UNIDENTIFIED FEMALE: I think it's awesome to meet somebody like him. And if he's just like me - if he started where I started then I can do what he is doing now.

CHO: Not bad for a high school dropout that skill scribbles notes on his hand, can barely work a computer, and has never held a board meeting.

BRANSON: When you are on your death bed, you know, having created 500 businesses instead of 300 businesses, you know, that's an achievement, but having really try to make a difference in other peoples' lives is a bigger achievement.

CHO: Pushing the boundaries of business and philanthropy with this motto. You can do it.

BRANSON: You know, give it ago, just try things. And --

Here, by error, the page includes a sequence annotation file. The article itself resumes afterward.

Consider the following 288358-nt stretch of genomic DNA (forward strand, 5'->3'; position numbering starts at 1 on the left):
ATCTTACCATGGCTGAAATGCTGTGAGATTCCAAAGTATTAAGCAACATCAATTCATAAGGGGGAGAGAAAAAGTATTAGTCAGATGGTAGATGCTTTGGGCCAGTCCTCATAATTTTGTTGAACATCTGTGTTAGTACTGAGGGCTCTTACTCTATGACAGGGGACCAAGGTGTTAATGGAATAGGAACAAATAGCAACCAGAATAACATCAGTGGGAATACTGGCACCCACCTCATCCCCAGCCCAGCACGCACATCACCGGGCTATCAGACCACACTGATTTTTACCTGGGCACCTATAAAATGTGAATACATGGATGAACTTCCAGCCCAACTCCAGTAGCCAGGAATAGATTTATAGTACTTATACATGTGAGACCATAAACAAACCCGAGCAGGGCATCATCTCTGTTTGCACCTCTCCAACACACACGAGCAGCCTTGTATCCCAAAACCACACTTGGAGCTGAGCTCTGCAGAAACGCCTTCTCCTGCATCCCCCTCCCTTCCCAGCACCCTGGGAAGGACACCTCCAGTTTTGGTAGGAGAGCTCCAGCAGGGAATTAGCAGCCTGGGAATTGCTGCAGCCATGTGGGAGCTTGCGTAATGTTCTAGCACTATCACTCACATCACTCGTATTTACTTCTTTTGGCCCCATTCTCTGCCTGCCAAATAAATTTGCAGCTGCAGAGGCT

CHO (on camera): No risk, no reward?

BRANSON: No risk, no reward. Yes. Screw it, let's do it, whatever.


CHO: He does have a way with words, doesn't he? Part of the reason he is so successful both in philanthropy and in business is that he sees no boundaries. No is not part of his vocabulary. And like others in his position he also feels with great success comes great responsibility that money and celebrity can be used to make a difference. And good for him and you see the people and how they respond to him, and you can see why he is so successful in both worlds, really.

MARCIANO: Seems pretty down to earth.

CHO: Oh very much so and very charming.

COSTELLO: Yes very charming. You think you've talked to all of these amazing people this week, Madonna, Martha Stewart, and Richard Branson. So was there a common theme among your interviews?

CHO: You know what I have to say, you know, part of the reason why these people are so successful is their tenacity. Right, I mean they just really go out there and they do it, and they don't take no for an answer.